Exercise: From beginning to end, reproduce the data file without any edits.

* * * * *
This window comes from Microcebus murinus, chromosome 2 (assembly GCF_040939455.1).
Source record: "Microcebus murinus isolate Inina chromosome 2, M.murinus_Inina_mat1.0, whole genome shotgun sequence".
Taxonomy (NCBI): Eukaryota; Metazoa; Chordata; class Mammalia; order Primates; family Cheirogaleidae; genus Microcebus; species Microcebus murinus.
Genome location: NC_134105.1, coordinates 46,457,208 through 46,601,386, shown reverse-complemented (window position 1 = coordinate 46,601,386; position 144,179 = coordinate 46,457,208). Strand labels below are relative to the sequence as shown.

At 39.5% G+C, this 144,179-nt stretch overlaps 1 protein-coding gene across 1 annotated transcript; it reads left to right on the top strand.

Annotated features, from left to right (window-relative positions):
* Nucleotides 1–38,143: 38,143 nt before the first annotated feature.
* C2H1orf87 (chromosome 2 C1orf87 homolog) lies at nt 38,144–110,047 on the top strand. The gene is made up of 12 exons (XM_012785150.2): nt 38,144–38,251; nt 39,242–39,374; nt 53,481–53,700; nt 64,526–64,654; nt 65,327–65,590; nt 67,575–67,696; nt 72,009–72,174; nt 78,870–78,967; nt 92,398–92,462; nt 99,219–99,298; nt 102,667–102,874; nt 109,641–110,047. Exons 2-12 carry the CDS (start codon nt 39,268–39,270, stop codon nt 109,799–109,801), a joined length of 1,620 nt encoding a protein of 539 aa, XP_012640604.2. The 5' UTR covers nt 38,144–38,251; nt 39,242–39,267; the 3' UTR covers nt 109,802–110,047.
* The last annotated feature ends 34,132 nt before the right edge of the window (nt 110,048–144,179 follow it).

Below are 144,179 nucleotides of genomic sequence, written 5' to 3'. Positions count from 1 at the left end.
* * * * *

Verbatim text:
This window comes from Microcebus murinus, chromosome 2 (assembly GCF_040939455.1).
Source record: "Microcebus murinus isolate Inina chromosome 2, M.murinus_Inina_mat1.0, whole genome shotgun sequence".
Taxonomy (NCBI): Eukaryota; Metazoa; Chordata; class Mammalia; order Primates; family Cheirogaleidae; genus Microcebus; species Microcebus murinus.
Genome location: NC_134105.1, coordinates 46,457,208 through 46,601,386, shown reverse-complemented (window position 1 = coordinate 46,601,386; position 144,179 = coordinate 46,457,208). Strand labels below are relative to the sequence as shown.

At 39.5% G+C, this 144,179-nt stretch overlaps 1 protein-coding gene across 1 annotated transcript; it reads left to right on the top strand.

Annotated features, from left to right (window-relative positions):
* Nucleotides 1–38,143: 38,143 nt before the first annotated feature.
* C2H1orf87 (chromosome 2 C1orf87 homolog) lies at nt 38,144–110,047 on the top strand. The gene is made up of 12 exons (XM_012785150.2): nt 38,144–38,251; nt 39,242–39,374; nt 53,481–53,700; nt 64,526–64,654; nt 65,327–65,590; nt 67,575–67,696; nt 72,009–72,174; nt 78,870–78,967; nt 92,398–92,462; nt 99,219–99,298; nt 102,667–102,874; nt 109,641–110,047. Exons 2-12 carry the CDS (start codon nt 39,268–39,270, stop codon nt 109,799–109,801), a joined length of 1,620 nt encoding a protein of 539 aa, XP_012640604.2. The 5' UTR covers nt 38,144–38,251; nt 39,242–39,267; the 3' UTR covers nt 109,802–110,047.
* The last annotated feature ends 34,132 nt before the right edge of the window (nt 110,048–144,179 follow it).

Below are 144,179 nucleotides of genomic sequence, written 5' to 3'. Positions count from 1 at the left end.